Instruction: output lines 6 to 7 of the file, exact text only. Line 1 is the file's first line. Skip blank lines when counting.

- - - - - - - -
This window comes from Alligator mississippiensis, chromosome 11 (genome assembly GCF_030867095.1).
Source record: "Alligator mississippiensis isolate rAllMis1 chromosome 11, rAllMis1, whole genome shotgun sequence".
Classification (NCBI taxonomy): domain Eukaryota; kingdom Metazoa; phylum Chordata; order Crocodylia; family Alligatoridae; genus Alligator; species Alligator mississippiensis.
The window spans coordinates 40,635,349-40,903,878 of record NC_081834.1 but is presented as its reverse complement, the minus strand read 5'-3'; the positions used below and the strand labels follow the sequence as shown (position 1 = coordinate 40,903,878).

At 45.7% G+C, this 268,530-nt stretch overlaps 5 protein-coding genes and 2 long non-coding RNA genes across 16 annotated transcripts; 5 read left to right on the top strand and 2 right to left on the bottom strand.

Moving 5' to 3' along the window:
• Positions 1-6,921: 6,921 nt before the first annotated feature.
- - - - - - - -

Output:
Moving 5' to 3' along the window:
• Positions 1-6,921: 6,921 nt before the first annotated feature.